This is the third in a series of catching up posts highlighting writing from the last few months. Part 2 looked at Hot White Snow while Part 1 covered this Science Traveler page. Today is The Dake Page.
The idea behind The Dake Page is to cover science, policy, and the interaction between them. Two primary topics are man-made climate change and communicating science to the public.
Climate change has been the subject of the most recent series of posts. Given the rampant disinformation being pushed by lobbying groups and their more ideological followers, there was a definite need to provide primers on the basics of climate change – both the science and the communication of that science. The goal of the series is to do a walk through progressing in understanding.
So is it “Global Warming” or “Climate Change?”: The logical first step is to talk about some of the terms used because the definitions used by scientists may not always match those used by the general public.
What is the Greenhouse Effect, and What Does it have to Do with Global Warming?: The greenhouse effect doesn’t exactly work like an actual greenhouse, but it’s a good approximation of the concept. This explains why.
So What Are the Greenhouse Gases…And What are Not Greenhouse Gases: The atmosphere is 99% Oxygen and Nitrogen (with a teeny amount of Argon), which aren’t really important to the greenhouse effect. This post explains which gases (in even teenier amounts than Argon) do all the heavy lifting of keeping the planet the temperature it is.
CO2 and Other Radiative Forcings of Global Warming: There are “forcings” (i.e., drivers) of warming, and there are “feedbacks” (i.e., that either amplify or diminish the effect of forcings). Some forcings are natural, some man-made.
Carbon Dioxide (CO2) – The Smoking Gun of Climate Change: This is why we know that CO2 is the primary driver of the greenhouse effect, both the natural and the man-made.
There will be more in the above series coming. New posts usually go up on Thursday mornings.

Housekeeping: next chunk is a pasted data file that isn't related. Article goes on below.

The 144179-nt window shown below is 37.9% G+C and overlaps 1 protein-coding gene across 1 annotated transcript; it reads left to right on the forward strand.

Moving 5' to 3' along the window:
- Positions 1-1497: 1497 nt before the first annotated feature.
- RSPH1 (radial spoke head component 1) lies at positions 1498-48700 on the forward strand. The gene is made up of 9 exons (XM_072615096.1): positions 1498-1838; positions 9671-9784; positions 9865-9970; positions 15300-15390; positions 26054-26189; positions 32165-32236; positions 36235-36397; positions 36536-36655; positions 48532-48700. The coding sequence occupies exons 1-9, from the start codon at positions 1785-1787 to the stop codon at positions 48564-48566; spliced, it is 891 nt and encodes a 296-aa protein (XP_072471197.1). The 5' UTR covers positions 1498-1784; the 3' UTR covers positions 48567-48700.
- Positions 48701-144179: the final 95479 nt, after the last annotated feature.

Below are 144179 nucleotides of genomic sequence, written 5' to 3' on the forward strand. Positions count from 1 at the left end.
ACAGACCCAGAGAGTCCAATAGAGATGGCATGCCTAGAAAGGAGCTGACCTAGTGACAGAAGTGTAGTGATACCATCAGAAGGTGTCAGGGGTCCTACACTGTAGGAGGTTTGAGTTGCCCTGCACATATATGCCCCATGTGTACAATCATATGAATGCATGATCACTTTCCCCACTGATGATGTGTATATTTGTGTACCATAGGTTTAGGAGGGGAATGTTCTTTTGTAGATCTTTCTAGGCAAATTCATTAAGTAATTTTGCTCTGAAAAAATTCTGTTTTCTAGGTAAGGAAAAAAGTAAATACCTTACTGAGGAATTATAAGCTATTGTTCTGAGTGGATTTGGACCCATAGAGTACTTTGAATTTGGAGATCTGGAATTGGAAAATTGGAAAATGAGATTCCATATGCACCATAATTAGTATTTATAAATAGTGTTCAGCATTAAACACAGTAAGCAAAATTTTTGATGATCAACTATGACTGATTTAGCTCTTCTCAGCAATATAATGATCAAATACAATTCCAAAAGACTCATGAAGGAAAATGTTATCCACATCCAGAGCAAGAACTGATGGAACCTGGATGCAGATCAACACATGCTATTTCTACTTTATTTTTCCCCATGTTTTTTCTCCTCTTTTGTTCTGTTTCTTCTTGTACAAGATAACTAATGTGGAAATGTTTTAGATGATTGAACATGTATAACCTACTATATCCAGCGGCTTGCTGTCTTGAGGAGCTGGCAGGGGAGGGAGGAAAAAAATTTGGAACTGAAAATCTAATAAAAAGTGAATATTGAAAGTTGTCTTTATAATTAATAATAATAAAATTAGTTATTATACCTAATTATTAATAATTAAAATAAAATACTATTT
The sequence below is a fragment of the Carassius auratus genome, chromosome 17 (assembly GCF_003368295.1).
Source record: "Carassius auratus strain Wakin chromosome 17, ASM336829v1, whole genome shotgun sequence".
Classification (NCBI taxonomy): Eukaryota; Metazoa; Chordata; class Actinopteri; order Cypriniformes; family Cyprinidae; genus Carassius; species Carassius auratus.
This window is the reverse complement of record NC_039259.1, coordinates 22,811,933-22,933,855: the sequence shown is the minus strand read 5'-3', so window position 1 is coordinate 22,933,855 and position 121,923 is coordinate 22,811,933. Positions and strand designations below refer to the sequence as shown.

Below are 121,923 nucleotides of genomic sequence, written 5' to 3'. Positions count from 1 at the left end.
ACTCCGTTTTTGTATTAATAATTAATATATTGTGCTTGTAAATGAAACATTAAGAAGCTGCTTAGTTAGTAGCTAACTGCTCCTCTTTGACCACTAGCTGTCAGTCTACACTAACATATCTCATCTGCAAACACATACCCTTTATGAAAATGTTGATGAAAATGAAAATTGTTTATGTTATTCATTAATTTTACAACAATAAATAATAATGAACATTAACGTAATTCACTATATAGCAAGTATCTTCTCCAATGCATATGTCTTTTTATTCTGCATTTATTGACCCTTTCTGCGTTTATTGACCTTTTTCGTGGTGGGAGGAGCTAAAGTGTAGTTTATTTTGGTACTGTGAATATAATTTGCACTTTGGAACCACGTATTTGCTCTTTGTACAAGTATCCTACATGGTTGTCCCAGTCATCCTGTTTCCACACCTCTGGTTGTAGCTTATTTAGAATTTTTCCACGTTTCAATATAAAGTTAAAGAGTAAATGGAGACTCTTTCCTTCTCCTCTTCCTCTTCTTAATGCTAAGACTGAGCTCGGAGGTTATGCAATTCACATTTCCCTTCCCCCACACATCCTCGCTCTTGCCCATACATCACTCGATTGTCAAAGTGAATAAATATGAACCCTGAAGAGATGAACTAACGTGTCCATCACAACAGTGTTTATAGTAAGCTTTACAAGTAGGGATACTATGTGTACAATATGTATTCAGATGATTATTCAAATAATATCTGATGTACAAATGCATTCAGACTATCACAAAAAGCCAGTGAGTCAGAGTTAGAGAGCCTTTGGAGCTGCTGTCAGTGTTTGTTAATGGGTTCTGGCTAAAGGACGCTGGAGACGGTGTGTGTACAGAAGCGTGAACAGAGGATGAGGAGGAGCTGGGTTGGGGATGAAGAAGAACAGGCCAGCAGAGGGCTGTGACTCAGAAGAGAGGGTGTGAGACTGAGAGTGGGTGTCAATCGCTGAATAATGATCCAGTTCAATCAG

In addition, The Dake Page posts reviews of relevant science policy books. Recent reviews include Weapons of Math Destruction: How Big Data Increases Inequality and Threatens Democracy by Cathy O’Neil; The War on Science: Who’s Waging It, Why it Matters, and What We Can Do About It by Shawn Otto; and The Story of Western Science: From the Writings of Aristotle to the Big Bang Theory by Susan Wise Bauer. Another post provides an additional list of books that can be used as resources for communicating climate change.
Three posts deal with specific aspects of communication climate change, including Common Tactics of Climate Change Deniers on the Internet, the challenges of communication when we don’t hit a new heat record, and some tips for How to Talk to People About Climate Change.
Finally, two posts look at the need for having a Science Debate between the two presidential nominees and the signing into law of a new bipartisan (essentially unanimous) Chemical Safety Law updating the nearly 40-year-old (and horribly outdated) TSCA.
Now that I’m caught up, it’s back to science traveling for the next post, I promise.
David J. Kent is the author of Tesla: The Wizard of Electricity (2013) and Edison: The Inventor of the Modern World (2016) (both Fall River Press). He has also written two e-books: Nikola Tesla: Renewable Energy Ahead of Its Time and Abraham Lincoln and Nikola Tesla: Connected by Fate.